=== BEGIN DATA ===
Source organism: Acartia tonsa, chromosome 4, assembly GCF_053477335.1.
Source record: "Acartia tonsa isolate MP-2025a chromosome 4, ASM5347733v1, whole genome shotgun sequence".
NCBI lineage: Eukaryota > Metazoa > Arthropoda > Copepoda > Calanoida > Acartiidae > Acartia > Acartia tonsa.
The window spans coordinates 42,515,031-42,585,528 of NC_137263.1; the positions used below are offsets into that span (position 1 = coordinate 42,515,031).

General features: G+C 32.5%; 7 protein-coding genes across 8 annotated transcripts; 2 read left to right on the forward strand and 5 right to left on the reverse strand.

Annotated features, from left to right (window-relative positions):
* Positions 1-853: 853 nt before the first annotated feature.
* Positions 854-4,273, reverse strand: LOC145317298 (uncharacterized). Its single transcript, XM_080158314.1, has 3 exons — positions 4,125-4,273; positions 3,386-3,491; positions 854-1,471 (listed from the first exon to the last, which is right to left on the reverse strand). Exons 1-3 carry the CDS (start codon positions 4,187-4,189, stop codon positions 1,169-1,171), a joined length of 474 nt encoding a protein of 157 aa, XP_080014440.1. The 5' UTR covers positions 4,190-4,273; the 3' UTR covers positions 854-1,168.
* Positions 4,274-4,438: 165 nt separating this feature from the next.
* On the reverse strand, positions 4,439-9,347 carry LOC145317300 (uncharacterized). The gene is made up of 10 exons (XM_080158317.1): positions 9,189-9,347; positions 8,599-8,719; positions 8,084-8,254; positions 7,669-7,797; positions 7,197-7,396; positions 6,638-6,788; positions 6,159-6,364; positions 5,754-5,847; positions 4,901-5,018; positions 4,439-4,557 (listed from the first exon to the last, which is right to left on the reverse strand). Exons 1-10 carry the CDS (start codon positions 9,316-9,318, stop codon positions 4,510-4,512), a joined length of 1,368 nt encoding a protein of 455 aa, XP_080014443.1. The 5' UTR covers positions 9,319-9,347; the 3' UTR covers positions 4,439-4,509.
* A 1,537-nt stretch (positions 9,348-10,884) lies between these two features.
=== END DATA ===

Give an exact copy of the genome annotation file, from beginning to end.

Source organism: Acartia tonsa, chromosome 4, assembly GCF_053477335.1.
Source record: "Acartia tonsa isolate MP-2025a chromosome 4, ASM5347733v1, whole genome shotgun sequence".
NCBI lineage: Eukaryota > Metazoa > Arthropoda > Copepoda > Calanoida > Acartiidae > Acartia > Acartia tonsa.
The window spans coordinates 42,515,031-42,585,528 of NC_137263.1; the positions used below are offsets into that span (position 1 = coordinate 42,515,031).

General features: G+C 32.5%; 7 protein-coding genes across 8 annotated transcripts; 2 read left to right on the forward strand and 5 right to left on the reverse strand.

Annotated features, from left to right (window-relative positions):
* Positions 1-853: 853 nt before the first annotated feature.
* Positions 854-4,273, reverse strand: LOC145317298 (uncharacterized). Its single transcript, XM_080158314.1, has 3 exons — positions 4,125-4,273; positions 3,386-3,491; positions 854-1,471 (listed from the first exon to the last, which is right to left on the reverse strand). Exons 1-3 carry the CDS (start codon positions 4,187-4,189, stop codon positions 1,169-1,171), a joined length of 474 nt encoding a protein of 157 aa, XP_080014440.1. The 5' UTR covers positions 4,190-4,273; the 3' UTR covers positions 854-1,168.
* Positions 4,274-4,438: 165 nt separating this feature from the next.
* On the reverse strand, positions 4,439-9,347 carry LOC145317300 (uncharacterized). The gene is made up of 10 exons (XM_080158317.1): positions 9,189-9,347; positions 8,599-8,719; positions 8,084-8,254; positions 7,669-7,797; positions 7,197-7,396; positions 6,638-6,788; positions 6,159-6,364; positions 5,754-5,847; positions 4,901-5,018; positions 4,439-4,557 (listed from the first exon to the last, which is right to left on the reverse strand). Exons 1-10 carry the CDS (start codon positions 9,316-9,318, stop codon positions 4,510-4,512), a joined length of 1,368 nt encoding a protein of 455 aa, XP_080014443.1. The 5' UTR covers positions 9,319-9,347; the 3' UTR covers positions 4,439-4,509.
* A 1,537-nt stretch (positions 9,348-10,884) lies between these two features.